transport modeling. The uSSRA used a meteorological classification scheme referred to as self-organizing maps (Kohonen, 1982) to generate meteorological inputs required to run SCIPUFF. Because this approach is generally not used in air pollution modeling, it is difficult to evaluate the validity of the claim that 95% of the meteorological conditions result in no infection. The graphics used to present the results convey little information. With such insufficient information, the committee found it impossible to evaluate the validity of the results.

SHORTCOMINGS IN MODELING AIRBORNE SPREAD IN THE NAADSM

The NAADSM is used “to simulate the spread and control of foreign animal diseases in a population of susceptible livestock herds” (www.naadsm.org). The NAADSM analysis includes a pathway to model the spread of infection through airborne transport of virus particles. The airborne spread model has two options to describe the probability of airborne spread of infection between two premises. The first option assumes that the probability of infection at a premise declines linearly with distance from the source of infection; this option was used in the 2010 SSRA. The second option assumes exponential decline with distance and is used in the uSSRA (p. 440); exponential decline is further explained in the NAADSM user’s guide. The linear model typically leads to lower probabilities of spread over shorter distances and higher probabilities over longer distances.

The uSSRA states that the adoption of the exponential option was based on FMDv dispersion modeling results as illustrated in Figure 6.1.4-19 (p. 442). However, the uSSRA does not show how these results are derived from the results presented in the cited references (Garner and Cannon, 1995; Sørensen et al., 2000) or those from SCIPUFF as described in Volume I of the uSSRA. Furthermore, it is unclear how these results were used to specify the parameters of the airborne spread equation on p. 67 of the NAADSM user’s guide.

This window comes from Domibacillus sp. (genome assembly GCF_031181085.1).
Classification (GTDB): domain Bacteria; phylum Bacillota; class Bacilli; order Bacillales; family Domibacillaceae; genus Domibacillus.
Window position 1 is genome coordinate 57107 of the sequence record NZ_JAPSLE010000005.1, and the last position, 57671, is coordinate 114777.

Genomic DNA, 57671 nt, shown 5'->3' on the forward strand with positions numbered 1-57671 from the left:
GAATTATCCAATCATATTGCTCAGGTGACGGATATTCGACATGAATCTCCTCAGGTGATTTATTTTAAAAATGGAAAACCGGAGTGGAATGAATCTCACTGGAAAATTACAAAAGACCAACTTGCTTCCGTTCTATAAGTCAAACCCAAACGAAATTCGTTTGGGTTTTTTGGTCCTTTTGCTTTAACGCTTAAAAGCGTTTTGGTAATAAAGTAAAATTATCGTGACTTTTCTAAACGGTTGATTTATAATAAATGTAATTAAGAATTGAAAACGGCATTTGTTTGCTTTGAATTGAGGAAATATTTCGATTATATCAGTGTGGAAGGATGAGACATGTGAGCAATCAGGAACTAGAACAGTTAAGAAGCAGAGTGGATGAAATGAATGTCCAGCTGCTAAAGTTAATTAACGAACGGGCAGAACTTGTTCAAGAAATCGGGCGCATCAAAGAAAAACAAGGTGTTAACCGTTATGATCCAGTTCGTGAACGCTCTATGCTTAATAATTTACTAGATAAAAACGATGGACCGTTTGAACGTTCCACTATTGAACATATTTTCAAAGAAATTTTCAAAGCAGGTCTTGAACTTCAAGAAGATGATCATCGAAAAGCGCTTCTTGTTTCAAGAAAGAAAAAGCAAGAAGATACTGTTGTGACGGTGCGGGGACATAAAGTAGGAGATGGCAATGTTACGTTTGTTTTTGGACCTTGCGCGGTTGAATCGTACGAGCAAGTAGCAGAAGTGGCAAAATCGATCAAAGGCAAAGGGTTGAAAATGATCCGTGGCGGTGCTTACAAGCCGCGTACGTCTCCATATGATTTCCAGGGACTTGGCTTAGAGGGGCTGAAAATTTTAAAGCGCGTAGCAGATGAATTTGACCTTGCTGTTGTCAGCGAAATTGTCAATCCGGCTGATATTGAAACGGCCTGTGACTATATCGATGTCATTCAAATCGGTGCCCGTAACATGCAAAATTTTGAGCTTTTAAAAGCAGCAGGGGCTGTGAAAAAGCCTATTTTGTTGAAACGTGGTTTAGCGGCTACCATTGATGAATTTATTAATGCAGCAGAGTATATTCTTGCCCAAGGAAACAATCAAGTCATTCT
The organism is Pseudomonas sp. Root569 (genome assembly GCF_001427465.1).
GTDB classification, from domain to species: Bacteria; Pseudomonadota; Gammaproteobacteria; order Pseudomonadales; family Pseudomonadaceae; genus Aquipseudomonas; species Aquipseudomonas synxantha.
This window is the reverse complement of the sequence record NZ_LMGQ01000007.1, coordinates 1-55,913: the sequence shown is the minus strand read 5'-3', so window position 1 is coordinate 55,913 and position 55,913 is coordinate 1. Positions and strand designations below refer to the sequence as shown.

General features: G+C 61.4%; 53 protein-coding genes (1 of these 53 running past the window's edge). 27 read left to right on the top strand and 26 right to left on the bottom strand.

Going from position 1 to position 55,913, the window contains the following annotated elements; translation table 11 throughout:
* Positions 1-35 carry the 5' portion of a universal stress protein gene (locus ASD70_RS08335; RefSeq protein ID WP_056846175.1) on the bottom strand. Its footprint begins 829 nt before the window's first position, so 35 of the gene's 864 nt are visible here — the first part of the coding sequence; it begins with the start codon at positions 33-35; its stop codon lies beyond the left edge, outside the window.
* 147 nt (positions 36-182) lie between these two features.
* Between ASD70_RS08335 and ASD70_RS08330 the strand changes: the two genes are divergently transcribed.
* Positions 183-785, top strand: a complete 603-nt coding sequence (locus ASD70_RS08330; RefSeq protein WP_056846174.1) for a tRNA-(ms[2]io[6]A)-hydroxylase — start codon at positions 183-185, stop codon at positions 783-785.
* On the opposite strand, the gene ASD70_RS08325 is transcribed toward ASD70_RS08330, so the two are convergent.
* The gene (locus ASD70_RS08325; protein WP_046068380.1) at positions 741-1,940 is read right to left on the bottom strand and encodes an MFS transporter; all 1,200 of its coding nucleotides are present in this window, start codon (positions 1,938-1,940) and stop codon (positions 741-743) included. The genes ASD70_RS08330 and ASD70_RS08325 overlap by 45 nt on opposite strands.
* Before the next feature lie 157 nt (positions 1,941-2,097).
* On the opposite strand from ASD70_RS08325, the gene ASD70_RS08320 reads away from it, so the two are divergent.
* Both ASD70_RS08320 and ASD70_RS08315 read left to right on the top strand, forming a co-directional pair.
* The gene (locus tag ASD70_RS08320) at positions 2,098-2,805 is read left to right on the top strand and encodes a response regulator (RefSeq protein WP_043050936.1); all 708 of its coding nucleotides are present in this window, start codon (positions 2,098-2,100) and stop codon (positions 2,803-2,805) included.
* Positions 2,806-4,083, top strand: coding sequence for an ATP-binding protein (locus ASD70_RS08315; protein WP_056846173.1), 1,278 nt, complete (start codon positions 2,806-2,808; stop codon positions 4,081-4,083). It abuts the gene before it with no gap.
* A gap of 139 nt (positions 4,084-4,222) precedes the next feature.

Figure 6.1.4-19 of the uSSRA indicates that the uptake of plaque-forming units by cattle falls off by an order of magnitude when the distance increases by a factor of 2.5 from 2 to 5 km. That result is inconsistent with the statement made in the uSSRA that according to Garner and Cannon (1995) the risk of infection is expected to fall off linearly with distance under stable atmospheric conditions. It might be more appropriate to assume that the risk of infection is inversely proportional to the distance from the source because the risk of FMDv exposure is high when the atmospheric boundary layer is stable (Garner and Cannon, 1995). Under these conditions, the shallow boundary layer limits vertical dispersion, and the growth



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